How To Manage Your Eczema Scars | MyEczemaTeam

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How To Manage Your Eczema Scars

Medically reviewed by Steven Devos, M.D., Ph.D.
Updated on January 2, 2024

  • Ask your doctor about eczema treatments that can help reduce symptoms such as dryness and itch, thereby minimizing potential scar formation caused by scratching.
  • Appropriate sun protection, moisturizing products, and procedures like laser resurfacing can help treat the appearance of scars.
  • Talk to your dermatology provider before trying any new product or treatment for your eczema scars.

“I have to wear long sleeves in 90-degree weather because my scars are so horrible. I’m embarrassed,” said one MyEczemaTeam member. Another member shared, “I know there is no cure for eczema, but I at least want a really good treatment for my marks and dark spots it has left on my body.” Scars left behind after bouts of itching and scratching can be a frustrating aspect of living with moderate to severe eczema.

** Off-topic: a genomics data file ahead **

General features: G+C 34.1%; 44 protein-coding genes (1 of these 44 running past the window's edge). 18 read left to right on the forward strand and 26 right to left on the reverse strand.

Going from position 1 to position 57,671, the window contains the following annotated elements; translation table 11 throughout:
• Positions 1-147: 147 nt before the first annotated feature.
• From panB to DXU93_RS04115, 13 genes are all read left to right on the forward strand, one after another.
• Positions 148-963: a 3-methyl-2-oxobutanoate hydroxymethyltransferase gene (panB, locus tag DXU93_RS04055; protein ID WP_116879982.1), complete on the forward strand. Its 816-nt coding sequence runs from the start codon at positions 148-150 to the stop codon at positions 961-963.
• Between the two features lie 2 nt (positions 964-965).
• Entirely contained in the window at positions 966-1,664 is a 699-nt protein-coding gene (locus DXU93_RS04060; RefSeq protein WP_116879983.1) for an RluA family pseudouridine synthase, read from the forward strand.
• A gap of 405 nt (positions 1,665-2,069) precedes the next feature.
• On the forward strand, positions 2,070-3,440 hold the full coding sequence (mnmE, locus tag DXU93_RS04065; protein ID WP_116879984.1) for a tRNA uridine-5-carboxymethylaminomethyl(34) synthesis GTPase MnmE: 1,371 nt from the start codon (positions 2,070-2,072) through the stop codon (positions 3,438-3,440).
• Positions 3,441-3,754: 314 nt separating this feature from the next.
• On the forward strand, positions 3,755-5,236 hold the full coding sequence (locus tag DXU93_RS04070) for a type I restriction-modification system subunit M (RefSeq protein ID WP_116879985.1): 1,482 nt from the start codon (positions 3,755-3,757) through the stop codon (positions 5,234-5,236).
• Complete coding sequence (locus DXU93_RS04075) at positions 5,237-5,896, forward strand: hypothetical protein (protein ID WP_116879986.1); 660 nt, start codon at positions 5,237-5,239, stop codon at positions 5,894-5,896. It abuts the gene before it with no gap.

Although everyone’s skin may react differently to treatments, there are effective options for managing eczema scars. Finding ways to address scarring can be tricky when you have sensitive skin, so work with your dermatologist to find the best approach for treatment and prevent further scarring.

How To Prevent Eczema Scars

The best way to reduce eczema scars is to prevent them from developing. Eczema scars are the result of picking and scratching skin. When you’re experiencing an eczema flare-up and itchy skin, reach out to your dermatologist for prompt treatment. Often, a prescription eczema treatment is enough to ease the itchiness and minimize damage from your skin condition.

If you develop open wounds from scratching skin with eczema, keep the area clean and covered to help reduce the risk of skin infections and scabbing. Use petroleum jelly (like Vaseline) to help keep a wound moisturized. When wounds scab, they may heal more slowly and be more likely to leave a scar.